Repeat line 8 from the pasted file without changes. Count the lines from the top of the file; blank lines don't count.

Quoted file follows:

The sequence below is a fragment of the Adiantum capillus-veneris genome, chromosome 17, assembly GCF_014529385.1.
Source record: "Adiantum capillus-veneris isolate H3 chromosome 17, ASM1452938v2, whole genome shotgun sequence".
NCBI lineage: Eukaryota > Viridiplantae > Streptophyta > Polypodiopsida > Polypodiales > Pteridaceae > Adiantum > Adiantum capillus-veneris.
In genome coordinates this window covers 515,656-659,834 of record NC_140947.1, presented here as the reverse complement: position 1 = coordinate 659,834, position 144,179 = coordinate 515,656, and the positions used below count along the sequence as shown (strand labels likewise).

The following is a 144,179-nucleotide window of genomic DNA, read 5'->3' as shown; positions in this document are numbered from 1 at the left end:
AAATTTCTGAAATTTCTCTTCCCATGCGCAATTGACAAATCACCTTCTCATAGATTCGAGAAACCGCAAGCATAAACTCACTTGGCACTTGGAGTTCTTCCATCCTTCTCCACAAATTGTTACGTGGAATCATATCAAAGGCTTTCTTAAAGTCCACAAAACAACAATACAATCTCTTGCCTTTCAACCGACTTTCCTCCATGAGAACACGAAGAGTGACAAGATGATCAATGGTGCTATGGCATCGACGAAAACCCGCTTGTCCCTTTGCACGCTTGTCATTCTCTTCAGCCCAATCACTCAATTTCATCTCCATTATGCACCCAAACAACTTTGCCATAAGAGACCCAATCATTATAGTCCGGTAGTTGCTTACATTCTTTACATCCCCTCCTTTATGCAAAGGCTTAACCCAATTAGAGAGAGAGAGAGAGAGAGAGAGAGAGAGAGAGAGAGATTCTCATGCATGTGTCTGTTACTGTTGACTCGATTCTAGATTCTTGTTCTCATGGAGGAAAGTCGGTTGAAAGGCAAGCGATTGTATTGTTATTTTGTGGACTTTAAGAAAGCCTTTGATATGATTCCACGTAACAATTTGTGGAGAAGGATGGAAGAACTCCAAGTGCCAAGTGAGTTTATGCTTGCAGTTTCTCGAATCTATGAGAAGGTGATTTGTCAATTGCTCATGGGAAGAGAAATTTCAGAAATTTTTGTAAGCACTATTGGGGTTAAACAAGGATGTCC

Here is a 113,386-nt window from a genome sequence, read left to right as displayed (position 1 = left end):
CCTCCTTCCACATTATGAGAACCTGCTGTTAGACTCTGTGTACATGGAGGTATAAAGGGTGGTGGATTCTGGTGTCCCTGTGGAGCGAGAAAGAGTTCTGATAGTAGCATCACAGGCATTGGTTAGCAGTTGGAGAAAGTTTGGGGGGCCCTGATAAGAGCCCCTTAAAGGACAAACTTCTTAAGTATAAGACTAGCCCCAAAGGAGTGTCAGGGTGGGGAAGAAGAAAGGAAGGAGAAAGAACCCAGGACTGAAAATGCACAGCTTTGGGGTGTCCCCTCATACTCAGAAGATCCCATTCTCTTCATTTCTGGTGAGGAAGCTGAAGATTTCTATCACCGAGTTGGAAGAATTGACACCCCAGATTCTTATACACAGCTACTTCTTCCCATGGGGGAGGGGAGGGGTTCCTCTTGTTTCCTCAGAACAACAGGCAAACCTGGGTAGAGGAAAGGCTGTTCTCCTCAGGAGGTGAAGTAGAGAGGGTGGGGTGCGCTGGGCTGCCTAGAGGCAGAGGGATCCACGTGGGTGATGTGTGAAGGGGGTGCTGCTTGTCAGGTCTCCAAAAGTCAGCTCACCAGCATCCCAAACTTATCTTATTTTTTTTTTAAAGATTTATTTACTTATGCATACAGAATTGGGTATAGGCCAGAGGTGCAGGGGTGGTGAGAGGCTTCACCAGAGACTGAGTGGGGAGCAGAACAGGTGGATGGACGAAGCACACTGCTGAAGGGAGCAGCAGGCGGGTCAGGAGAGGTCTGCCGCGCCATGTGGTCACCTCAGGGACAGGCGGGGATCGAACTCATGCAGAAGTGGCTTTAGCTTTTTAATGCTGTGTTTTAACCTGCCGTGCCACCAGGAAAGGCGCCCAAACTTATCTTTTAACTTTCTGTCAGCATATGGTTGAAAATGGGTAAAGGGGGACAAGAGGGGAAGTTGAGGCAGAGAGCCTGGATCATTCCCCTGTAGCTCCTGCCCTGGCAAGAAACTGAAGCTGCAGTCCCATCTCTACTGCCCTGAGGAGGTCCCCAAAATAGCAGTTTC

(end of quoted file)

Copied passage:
CCTCCTTCCACATTATGAGAACCTGCTGTTAGACTCTGTGTACATGGAGGTATAAAGGGTGGTGGATTCTGGTGTCCCTGTGGAGCGAGAAAGAGTTCTGATAGTAGCATCACAGGCATTGGTTAGCAGTTGGAGAAAGTTTGGGGGGCCCTGATAAGAGCCCCTTAAAGGACAAACTTCTTAAGTATAAGACTAGCCCCAAAGGAGTGTCAGGGTGGGGAAGAAGAAAGGAAGGAGAAAGAACCCAGGACTGAAAATGCACAGCTTTGGGGTGTCCCCTCATACTCAGAAGATCCCATTCTCTTCATTTCTGGTGAGGAAGCTGAAGATTTCTATCACCGAGTTGGAAGAATTGACACCCCAGATTCTTATACACAGCTACTTCTTCCCATGGGGGAGGGGAGGGGTTCCTCTTGTTTCCTCAGAACAACAGGCAAACCTGGGTAGAGGAAAGGCTGTTCTCCTCAGGAGGTGAAGTAGAGAGGGTGGGGTGCGCTGGGCTGCCTAGAGGCAGAGGGATCCACGTGGGTGATGTGTGAAGGGGGTGCTGCTTGTCAGGTCTCCAAAAGTCAGCTCACCAGCATCCCAAACTTATCTTATTTTTTTTTTAAAGATTTATTTACTTATGCATACAGAATTGGGTATAGGCCAGAGGTGCAGGGGTGGTGAGAGGCTTCACCAGAGACTGAGTGGGGAGCAGAACAGGTGGATGGACGAAGCACACTGCTGAAGGGAGCAGCAGGCGGGTCAGGAGAGGTCTGCCGCGCCATGTGGTCACCTCAGGGACAGGCGGGGATCGAACTCATGCAGAAGTGGCTTTAGCTTTTTAATGCTGTGTTTTAACCTGCCGTGCCACCAGGAAAGGCGCCCAAACTTATCTTTTAACTTTCTGTCAGCATATGGTTGAAAATGGGTAAAGGGGGACAAGAGGGGAAGTTGAGGCAGAGAGCCTGGATCATTCCCCTGTAGCTCCTGCCCTGGCAAGAAACTGAAGCTGCAGTCCCATCTCTACTGCCCTGAGGAGGTCCCCAAAATAGCAGTTTC